Reference: Li L, et al. (2013) Key events during the transition from rapid growth to quiescence in budding yeast require posttranscriptional regulators. Mol Biol Cell 24(23):3697-709

Reference Help

Abstract


Yeast that naturally exhaust the glucose from their environment differentiate into three distinct cell types distinguishable by flow cytometry. Among these is a quiescent (Q) population, which is so named because of its uniform but readily reversed G1 arrest, its fortified cell walls, heat tolerance, and longevity. Daughter cells predominate in Q-cell populations and are the longest lived. The events that differentiate Q cells from nonquiescent (nonQ) cells are initiated within hours of the diauxic shift, when cells have scavenged all the glucose from the media. These include highly asymmetric cell divisions, which give rise to very small daughter cells. These daughters modify their cell walls by Sed1- and Ecm33-dependent and dithiothreitol-sensitive mechanisms that enhance Q-cell thermotolerance. Ssd1 speeds Q-cell wall assembly and enables mother cells to enter this state. Ssd1 and the related mRNA-binding protein Mpt5 play critical overlapping roles in Q-cell formation and longevity. These proteins deliver mRNAs to P-bodies, and at least one P-body component, Lsm1, also plays a unique role in Q-cell longevity. Cells lacking Lsm1 and Ssd1 or Mpt5 lose viability under these conditions and fail to enter the quiescent state. We conclude that posttranscriptional regulation of mRNAs plays a crucial role in the transition in and out of quiescence.

Reference Type
Journal Article
Authors
Li L, Miles S, Melville Z, Prasad A, Bradley G, Breeden LL
Primary Lit For
Additional Lit For
Review For

Interaction Annotations


Increase the total number of rows showing on this page by using the pull-down located below the table, or use the page scroll at the table's top right to browse through the table's pages; use the arrows to the right of a column header to sort by that column; filter the table using the "Filter" box at the top of the table; click on the small "i" buttons located within a cell for an annotation to view further details about experiment type and any other genes involved in the interaction.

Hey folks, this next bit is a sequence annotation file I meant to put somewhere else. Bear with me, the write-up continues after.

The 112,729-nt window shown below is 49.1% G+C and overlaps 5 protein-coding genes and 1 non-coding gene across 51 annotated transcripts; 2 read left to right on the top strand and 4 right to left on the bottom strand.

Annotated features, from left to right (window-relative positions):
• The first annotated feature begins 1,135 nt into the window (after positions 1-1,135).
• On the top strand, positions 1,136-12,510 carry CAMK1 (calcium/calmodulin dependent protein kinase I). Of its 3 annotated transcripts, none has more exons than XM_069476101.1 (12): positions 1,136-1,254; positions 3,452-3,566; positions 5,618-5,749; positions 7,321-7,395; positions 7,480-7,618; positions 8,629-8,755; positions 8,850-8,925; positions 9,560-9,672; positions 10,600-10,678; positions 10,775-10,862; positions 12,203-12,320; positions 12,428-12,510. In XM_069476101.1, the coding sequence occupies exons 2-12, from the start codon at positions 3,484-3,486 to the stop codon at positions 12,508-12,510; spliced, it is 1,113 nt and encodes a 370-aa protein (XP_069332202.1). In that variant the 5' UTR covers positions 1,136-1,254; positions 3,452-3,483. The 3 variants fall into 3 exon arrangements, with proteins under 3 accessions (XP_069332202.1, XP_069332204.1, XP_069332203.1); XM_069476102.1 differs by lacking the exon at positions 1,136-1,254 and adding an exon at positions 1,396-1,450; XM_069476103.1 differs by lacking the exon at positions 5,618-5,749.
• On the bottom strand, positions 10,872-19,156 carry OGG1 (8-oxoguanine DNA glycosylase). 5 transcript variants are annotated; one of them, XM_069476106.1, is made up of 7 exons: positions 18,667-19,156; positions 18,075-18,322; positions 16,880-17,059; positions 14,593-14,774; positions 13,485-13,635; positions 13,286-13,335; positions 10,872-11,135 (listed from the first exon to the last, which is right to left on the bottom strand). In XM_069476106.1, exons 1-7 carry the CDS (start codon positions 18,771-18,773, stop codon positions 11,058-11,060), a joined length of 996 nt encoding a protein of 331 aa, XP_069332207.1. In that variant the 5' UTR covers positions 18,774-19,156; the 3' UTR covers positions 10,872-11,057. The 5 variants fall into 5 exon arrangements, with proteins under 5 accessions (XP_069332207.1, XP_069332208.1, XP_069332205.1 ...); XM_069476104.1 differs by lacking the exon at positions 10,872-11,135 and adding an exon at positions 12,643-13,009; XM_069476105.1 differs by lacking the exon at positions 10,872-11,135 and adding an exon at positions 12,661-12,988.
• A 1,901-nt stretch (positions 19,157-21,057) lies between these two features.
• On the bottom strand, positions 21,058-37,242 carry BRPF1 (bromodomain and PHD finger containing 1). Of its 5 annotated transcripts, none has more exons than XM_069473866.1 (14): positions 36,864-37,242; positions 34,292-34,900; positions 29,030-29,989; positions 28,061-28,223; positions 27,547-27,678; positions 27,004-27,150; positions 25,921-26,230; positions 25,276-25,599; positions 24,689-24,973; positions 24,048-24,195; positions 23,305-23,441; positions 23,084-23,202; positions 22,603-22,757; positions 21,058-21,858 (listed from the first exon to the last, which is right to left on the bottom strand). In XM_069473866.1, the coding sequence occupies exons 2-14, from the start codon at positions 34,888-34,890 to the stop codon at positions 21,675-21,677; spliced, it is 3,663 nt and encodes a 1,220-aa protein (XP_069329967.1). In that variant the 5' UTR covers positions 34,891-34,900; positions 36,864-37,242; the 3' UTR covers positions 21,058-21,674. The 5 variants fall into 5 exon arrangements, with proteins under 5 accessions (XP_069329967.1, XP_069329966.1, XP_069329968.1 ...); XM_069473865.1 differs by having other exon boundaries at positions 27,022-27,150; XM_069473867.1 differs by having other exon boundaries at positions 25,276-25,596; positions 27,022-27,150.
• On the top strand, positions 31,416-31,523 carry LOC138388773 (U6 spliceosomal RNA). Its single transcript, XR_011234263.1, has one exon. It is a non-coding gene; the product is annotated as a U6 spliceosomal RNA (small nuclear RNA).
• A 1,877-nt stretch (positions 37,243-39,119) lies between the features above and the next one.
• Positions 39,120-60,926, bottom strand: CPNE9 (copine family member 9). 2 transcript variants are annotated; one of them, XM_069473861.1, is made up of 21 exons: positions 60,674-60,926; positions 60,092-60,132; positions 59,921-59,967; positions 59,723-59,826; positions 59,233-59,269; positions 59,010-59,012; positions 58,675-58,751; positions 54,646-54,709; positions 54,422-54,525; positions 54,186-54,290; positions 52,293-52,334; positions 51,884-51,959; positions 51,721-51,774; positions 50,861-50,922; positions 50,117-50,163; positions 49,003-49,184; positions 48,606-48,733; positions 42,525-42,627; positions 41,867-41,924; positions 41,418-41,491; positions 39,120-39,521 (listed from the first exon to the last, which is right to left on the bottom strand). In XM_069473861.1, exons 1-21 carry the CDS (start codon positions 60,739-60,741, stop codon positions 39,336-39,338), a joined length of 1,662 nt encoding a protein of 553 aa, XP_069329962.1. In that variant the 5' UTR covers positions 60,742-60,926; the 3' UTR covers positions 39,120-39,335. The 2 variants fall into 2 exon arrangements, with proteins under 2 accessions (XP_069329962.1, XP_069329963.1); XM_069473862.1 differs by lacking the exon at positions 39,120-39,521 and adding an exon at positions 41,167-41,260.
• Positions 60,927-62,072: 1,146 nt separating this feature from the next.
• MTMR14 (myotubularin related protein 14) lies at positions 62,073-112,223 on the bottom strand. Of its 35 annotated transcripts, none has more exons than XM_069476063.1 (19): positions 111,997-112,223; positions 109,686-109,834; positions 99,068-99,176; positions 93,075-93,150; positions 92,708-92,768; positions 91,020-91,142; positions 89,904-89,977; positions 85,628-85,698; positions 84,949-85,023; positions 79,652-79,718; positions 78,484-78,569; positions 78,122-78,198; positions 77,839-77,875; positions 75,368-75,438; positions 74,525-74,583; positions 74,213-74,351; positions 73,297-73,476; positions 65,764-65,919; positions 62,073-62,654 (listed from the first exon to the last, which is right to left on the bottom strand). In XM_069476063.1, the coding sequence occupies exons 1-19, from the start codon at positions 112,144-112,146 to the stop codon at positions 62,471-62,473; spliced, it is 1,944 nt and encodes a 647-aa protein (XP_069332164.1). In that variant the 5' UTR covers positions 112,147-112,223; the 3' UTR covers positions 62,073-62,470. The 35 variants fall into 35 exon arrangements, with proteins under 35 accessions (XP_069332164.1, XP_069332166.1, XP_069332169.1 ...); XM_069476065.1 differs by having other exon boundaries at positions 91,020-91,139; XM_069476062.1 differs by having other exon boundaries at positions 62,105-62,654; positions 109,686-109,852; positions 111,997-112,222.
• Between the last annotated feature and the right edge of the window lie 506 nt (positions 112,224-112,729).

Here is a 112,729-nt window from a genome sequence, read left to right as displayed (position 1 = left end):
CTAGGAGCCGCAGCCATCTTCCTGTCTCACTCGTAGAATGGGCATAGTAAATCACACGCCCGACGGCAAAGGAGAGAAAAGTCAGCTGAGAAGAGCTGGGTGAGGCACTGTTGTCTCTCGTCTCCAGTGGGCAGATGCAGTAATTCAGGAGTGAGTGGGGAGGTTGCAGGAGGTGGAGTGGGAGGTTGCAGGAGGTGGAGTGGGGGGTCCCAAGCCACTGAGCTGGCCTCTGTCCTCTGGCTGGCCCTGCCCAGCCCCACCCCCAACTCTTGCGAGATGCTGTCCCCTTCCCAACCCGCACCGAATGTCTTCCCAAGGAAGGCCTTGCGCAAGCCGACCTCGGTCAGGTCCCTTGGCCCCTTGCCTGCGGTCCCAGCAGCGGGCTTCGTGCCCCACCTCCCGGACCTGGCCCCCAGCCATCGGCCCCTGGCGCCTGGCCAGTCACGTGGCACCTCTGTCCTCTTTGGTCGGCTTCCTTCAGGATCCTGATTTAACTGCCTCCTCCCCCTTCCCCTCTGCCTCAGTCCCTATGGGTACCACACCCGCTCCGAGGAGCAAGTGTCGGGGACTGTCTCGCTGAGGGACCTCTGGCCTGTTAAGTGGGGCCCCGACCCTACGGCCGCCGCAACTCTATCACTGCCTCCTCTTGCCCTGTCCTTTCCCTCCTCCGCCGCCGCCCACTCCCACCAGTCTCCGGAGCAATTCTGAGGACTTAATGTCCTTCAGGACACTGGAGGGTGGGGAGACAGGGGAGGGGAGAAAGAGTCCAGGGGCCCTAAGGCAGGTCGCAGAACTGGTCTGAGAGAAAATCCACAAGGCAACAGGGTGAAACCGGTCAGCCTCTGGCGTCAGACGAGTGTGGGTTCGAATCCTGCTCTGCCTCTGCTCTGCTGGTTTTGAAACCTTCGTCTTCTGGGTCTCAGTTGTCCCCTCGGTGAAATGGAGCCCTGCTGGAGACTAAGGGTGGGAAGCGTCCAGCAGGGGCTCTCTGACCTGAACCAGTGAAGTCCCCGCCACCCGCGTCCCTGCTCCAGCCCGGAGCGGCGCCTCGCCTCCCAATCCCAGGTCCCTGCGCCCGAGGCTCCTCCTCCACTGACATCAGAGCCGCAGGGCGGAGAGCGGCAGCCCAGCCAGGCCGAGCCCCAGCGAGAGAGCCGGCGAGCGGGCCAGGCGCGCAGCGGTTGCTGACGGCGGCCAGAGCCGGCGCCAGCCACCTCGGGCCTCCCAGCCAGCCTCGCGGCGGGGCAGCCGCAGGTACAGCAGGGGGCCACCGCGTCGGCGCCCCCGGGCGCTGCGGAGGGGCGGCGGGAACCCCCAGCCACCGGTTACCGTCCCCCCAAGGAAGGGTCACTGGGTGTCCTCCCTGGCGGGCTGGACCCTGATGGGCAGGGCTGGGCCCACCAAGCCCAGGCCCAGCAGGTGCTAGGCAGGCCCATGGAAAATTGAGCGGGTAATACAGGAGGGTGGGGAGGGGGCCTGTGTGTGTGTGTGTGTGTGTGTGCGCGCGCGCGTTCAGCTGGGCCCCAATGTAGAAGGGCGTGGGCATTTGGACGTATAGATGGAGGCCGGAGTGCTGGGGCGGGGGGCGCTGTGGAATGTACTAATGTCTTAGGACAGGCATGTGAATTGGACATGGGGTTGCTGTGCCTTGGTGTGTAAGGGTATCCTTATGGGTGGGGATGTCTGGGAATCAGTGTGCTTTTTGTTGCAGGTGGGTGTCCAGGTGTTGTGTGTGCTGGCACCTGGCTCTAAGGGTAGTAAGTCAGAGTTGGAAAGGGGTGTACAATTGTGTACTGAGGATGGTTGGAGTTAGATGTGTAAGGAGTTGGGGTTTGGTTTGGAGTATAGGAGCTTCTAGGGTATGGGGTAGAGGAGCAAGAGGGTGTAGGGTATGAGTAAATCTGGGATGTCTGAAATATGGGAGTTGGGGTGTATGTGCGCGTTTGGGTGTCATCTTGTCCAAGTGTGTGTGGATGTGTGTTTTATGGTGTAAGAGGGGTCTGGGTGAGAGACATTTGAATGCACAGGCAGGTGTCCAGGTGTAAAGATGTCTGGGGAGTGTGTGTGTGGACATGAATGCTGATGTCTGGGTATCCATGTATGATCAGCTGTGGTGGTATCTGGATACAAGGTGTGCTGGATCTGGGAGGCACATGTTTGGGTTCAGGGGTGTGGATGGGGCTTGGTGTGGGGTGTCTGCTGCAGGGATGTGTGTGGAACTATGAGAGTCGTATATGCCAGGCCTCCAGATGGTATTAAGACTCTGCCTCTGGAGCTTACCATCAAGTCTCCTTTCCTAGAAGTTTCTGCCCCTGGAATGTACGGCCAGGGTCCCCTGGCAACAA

Interactor Interactor Type Assay Annotation Action Modification Phenotype Source Reference

Gene Ontology Annotations


Increase the total number of rows showing on this page using the pull-down located below the table, or use the page scroll at the table's top right to browse through the table's pages; use the arrows to the right of a column header to sort by that column; filter the table using the "Filter" box at the top of the table.

Gene Gene Ontology Term Qualifier Aspect Method Evidence Source Assigned On Annotation Extension Reference

Phenotype Annotations


Increase the total number of rows showing on this page using the pull-down located below the table, or use the page scroll at the table's top right to browse through the table's pages; use the arrows to the right of a column header to sort by that column; filter the table using the "Filter" box at the top of the table; click on the small "i" buttons located within a cell for an annotation to view further details.

Gene Phenotype Experiment Type Mutant Information Strain Background Chemical Details Reference

Regulation Annotations


Increase the total number of rows displayed on this page using the pull-down located below the table, or use the page scroll at the table's top right to browse through the table's pages; use the arrows to the right of a column header to sort by that column; to filter the table by a specific experiment type, type a keyword into the Filter box (for example, “microarray”); download this table as a .txt file using the Download button or click Analyze to further view and analyze the list of target genes using GO Term Finder, GO Slim Mapper, SPELL, or YeastMine.

Regulator Target Experiment Assay Construct Conditions Strain Background Reference